Americanized: Poem Analysis

1256 words - 5 pages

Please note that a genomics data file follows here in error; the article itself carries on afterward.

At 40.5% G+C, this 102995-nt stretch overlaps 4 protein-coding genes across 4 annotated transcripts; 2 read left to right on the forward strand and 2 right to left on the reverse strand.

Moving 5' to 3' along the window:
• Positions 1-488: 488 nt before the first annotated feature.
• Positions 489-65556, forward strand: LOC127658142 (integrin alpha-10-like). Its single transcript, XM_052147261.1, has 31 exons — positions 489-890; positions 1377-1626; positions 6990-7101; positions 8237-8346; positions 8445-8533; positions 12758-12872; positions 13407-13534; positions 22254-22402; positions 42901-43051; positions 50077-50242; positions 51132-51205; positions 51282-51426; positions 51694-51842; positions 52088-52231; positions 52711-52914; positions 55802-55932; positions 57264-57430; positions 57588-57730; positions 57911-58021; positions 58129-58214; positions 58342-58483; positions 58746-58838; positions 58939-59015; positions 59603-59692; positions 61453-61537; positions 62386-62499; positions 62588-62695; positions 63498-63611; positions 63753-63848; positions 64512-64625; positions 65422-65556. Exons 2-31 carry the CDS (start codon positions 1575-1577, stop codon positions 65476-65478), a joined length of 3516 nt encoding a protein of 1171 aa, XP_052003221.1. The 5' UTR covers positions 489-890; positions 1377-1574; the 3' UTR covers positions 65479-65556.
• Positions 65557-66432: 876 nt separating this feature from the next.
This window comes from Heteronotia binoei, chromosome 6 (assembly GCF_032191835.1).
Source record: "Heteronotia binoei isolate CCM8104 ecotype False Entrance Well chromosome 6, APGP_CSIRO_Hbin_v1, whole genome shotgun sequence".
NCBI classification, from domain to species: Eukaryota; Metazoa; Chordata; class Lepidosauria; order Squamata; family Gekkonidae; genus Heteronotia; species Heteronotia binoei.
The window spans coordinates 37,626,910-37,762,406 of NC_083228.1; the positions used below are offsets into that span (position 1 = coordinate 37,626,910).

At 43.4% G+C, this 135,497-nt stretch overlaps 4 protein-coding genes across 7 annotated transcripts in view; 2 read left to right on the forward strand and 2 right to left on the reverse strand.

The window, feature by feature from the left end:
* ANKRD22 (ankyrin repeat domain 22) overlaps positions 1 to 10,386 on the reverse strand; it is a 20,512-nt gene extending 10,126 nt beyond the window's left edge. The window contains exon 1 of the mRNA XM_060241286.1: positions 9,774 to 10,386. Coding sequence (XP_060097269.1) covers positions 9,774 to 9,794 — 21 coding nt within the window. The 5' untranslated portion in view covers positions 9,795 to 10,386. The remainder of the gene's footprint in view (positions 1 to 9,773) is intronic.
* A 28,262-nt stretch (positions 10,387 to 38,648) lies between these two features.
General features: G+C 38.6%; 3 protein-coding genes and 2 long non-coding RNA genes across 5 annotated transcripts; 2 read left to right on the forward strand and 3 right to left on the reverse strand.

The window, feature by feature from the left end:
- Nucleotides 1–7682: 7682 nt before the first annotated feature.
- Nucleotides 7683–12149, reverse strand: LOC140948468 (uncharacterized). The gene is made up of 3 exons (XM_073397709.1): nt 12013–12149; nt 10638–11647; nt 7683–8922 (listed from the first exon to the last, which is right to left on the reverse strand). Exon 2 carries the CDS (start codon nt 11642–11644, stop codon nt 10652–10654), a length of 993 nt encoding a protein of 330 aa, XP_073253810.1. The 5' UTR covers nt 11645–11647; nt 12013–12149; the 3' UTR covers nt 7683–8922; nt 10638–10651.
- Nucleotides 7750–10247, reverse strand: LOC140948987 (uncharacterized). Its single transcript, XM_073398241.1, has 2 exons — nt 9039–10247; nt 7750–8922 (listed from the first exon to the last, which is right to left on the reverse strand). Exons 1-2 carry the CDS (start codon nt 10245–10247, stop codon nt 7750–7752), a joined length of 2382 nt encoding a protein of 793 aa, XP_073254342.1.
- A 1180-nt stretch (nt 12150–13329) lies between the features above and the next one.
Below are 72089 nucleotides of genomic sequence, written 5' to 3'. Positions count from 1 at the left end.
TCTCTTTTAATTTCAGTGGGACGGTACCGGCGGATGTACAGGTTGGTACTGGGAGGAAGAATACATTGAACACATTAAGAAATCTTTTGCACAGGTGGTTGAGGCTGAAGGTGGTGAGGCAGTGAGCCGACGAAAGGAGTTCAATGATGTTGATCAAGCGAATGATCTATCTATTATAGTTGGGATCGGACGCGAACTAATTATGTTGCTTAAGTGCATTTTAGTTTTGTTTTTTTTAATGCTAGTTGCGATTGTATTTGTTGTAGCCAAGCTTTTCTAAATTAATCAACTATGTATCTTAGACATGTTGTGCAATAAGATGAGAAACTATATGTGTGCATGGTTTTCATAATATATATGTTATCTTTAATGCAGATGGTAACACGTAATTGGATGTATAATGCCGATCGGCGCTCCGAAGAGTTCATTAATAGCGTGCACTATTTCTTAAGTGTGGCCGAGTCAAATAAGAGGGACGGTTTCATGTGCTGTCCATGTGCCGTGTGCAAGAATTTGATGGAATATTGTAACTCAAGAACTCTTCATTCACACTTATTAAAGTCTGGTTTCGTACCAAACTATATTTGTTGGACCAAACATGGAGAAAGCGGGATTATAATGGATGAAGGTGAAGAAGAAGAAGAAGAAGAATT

This darkly satiric poem is about cultural imperialism. Dawe uses an extended metaphor: the mother is America and the child represents a younger, developing nation, which is slowly being imbued with American value systems. The figure of a mother becomes synonymous with the United States. Even this most basic of human relationships has been perverted by the consumer culture. The poem begins with the seemingly positive statement of fact 'She loves him ...’. The punctuation however creates a feeling of unease, that all is not as it seems, that there is a subtext that qualifies this apparently natural emotional attachment. From the outset it is established that the child has no real choice, that he must accept the 'beneficence of that motherhood', that the nature of relationships will always be one where the more powerful figure exerts control over the less developed, weaker being. The verb 'beamed' suggests powerful sunlight, the emotional power of the dominant person: the mother. The stanza concludes with a rhetorical question, as if undeniably the child must accept the mother's gift of love. Dawe then moves on to examine the nature of that form of maternal love. The second stanza deals with the way that the mother comforts the child, 'Shoosh ... shoosh ... whenever a vague passing spasm of loss troubles him'. The alliterative description of her 'fat friendly features' suggests comfort and warmth. In this world pain is repressed, real emotion pacified, in order to maintain the illusion that the world is perfect. One must not question the wisdom of the omnipotent mother figure. The phrase 'She loves him...' is repeated. This action of loving is seen as protecting, insulating the child. In much the same way our consumer culture cushions reality. The mother makes the choices. She is passing on her limited view of the world: that it is to be feared, 'full of nasty cars and men', making the child fear and loathe anything beyond her sphere of influence. She promulgates prejudice and paranoia, ironically making the child fear what he is to become. The child is powerless before her strength as she pops 'him on the plastic pot'. Even the most basic of human functions are rigidly controlled by his mother, who chooses when he is able expunge that which is no longer deemed necessary, as he 'strains to be a good boy'. He must conform to her desires. The phrase 'it takes years of training' suggests that growing up is about discipline and repression in order to become a part of our modern society. Dawe is critical of the way consumer cultures impose their way of thinking and acting on other less corrupted societies. Entrapment is a strong motif throughout this poem. The child is trapped in his high chair as other societies are similarly imprisoned by the conformist nature of consumerism and capitalism. The announcement that 'Today, I'll let you play with Mummy's things' marks the beginning of his indoctrination into the consumer culture. It is...

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